>> I'd like to hear it from the community: what kinds of applications and software tips do the nascent 'desktop Linux user' base want to read about? >>
Typical desktop users (not of the geeky persuasion) use browsers, word processors, spreadsheets, checkbook managers, e-mail clients, IM applications, media players, photo organizers, photo editors, CD/DVD burning software, games. We like to learn easier ways to do things, file manager tips, how to set up and deal with home networks both wired and wireless, simple but handy terminal commands like df -h. More advanced Linux users might like to know about the different desktops available such as descriptions and objective comparisons of KDE, Gnome, XFce, IceWM, and others. I would be lost without Tuxcards. People want to know about Wine and Crossover Office and other ways to run Windows programs they can't, or don't want to, do without.
Lots of people want to make slide shows of photos they can burn to a CD or DVD and they have videos or VCR recordings they want to transfer to DVD. They want to rip CDs and turn their music files into formats that their MP3 players can play.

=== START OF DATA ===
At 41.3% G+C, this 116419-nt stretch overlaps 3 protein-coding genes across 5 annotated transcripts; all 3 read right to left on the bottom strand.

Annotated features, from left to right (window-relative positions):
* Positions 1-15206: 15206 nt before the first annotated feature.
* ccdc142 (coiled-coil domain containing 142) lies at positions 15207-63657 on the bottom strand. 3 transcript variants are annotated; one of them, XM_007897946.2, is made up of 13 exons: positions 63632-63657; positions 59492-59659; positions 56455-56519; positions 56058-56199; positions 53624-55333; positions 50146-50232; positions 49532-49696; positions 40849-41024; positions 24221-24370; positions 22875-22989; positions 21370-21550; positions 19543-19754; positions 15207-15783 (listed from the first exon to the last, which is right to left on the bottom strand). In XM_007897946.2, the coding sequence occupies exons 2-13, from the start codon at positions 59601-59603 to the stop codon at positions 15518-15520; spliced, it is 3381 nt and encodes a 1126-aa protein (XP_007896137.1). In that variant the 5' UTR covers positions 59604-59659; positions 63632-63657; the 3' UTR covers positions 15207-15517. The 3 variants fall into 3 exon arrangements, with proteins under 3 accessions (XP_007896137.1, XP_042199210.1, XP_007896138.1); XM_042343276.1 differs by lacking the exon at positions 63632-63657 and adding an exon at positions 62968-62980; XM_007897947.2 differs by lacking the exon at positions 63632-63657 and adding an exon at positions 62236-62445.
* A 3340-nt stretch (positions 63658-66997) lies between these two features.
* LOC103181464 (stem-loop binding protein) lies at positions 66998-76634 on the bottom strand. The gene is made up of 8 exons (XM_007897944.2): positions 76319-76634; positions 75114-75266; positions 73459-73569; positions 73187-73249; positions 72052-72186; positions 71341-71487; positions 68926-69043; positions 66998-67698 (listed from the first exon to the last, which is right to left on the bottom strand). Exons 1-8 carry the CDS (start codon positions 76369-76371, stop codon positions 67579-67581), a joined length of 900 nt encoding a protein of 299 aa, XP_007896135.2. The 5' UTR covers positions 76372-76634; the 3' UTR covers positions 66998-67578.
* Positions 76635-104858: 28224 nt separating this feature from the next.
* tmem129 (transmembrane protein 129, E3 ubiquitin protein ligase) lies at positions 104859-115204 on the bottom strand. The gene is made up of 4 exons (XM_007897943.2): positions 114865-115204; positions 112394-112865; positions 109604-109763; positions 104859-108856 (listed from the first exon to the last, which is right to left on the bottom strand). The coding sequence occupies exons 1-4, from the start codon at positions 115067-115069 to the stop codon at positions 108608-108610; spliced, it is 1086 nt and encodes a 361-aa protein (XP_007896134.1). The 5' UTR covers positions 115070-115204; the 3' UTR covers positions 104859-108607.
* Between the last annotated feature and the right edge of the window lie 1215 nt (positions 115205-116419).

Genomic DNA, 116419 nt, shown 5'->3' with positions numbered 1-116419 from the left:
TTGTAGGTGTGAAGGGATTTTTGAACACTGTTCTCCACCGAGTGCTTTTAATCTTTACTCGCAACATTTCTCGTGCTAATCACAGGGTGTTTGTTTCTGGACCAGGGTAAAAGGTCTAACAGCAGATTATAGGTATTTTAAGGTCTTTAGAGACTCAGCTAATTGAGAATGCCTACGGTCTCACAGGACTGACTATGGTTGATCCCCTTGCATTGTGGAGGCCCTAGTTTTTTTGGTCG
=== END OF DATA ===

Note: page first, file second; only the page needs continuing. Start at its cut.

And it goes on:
That's off the top of my head. Take a look at http://tuxmagazine.com/
and see the kinds of things the late TUX Magazine covered. I always thought TUX was too KDE-centered, was a little too allergic to sensible use of the command line, and didn't go into enough depth in its articles. However, TUX covered things "regular users" are interested in. There is a download page at https://secure.ssc.com/allsubs/tux.php?action=show-downloads
but I don't know if a non-subscriber can download all the issues or just one as a sample. Since the magazine is now extinct and people can no longer subscribe, I'd hope people can download as many issues as they want.
Let us know when we can read your articles on Newsforge. I hope you make lots of money!